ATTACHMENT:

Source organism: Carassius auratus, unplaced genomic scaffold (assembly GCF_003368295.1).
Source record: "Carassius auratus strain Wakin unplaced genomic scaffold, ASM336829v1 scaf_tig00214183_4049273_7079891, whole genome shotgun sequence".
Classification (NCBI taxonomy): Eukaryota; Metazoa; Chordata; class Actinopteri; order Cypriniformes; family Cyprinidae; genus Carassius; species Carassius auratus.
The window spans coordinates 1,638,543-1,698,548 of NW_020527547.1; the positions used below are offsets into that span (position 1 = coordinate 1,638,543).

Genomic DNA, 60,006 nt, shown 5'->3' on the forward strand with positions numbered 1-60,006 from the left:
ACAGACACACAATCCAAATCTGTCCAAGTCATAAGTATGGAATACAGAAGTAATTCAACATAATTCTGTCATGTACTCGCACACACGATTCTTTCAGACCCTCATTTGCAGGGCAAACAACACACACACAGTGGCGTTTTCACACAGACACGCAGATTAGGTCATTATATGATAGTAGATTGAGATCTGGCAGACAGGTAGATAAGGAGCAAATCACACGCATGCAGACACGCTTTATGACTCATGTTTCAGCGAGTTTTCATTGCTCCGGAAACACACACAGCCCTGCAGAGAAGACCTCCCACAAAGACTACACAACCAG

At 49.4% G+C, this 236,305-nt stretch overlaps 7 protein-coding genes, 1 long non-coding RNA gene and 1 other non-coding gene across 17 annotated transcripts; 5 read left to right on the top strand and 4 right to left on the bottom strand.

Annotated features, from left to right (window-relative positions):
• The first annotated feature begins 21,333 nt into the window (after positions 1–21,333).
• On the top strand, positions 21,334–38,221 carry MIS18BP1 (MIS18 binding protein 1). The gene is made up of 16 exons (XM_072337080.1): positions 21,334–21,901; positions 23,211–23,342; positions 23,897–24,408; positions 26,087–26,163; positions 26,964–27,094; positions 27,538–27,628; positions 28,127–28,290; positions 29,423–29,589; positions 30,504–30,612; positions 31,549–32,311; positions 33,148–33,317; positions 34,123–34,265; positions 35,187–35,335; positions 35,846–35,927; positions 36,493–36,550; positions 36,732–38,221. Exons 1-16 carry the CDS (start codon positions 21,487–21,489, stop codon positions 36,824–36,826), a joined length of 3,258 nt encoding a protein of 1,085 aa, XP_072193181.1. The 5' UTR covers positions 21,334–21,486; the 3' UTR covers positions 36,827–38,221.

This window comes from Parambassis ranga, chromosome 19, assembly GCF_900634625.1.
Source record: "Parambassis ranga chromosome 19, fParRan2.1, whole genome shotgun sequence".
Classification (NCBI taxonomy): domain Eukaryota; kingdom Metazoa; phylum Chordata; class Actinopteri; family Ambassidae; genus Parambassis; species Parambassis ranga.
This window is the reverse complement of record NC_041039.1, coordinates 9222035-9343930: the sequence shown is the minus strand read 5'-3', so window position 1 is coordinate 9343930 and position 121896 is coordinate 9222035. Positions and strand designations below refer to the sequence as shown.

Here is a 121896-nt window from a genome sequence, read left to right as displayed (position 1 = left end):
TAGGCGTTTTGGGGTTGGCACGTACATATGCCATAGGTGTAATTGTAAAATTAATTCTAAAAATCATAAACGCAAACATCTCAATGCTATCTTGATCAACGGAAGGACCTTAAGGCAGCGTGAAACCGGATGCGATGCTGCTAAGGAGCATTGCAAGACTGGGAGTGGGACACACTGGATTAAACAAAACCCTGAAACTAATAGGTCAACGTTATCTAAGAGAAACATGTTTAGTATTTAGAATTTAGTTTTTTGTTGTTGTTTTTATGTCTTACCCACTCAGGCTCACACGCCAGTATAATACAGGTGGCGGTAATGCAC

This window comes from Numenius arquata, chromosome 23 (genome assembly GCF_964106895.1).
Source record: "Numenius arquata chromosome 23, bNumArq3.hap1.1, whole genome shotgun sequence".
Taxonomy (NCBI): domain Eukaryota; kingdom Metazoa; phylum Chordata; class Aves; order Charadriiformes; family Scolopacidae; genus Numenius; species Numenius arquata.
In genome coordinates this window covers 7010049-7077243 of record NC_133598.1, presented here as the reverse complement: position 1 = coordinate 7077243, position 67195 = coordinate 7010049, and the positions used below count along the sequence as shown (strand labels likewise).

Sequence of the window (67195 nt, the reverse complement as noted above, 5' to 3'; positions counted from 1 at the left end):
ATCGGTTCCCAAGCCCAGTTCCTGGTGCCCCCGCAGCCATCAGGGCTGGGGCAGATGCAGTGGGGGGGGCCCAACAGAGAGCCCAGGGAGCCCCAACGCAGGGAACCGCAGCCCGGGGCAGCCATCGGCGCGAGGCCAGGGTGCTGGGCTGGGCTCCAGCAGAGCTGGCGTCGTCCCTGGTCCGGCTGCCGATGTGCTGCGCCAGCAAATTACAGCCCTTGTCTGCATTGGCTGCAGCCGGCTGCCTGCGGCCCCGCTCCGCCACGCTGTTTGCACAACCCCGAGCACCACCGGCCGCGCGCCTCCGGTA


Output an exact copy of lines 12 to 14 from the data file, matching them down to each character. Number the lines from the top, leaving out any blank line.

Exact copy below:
Source record: "Parambassis ranga chromosome 19, fParRan2.1, whole genome shotgun sequence".
Classification (NCBI taxonomy): domain Eukaryota; kingdom Metazoa; phylum Chordata; class Actinopteri; family Ambassidae; genus Parambassis; species Parambassis ranga.
This window is the reverse complement of record NC_041039.1, coordinates 9222035-9343930: the sequence shown is the minus strand read 5'-3', so window position 1 is coordinate 9343930 and position 121896 is coordinate 9222035. Positions and strand designations below refer to the sequence as shown.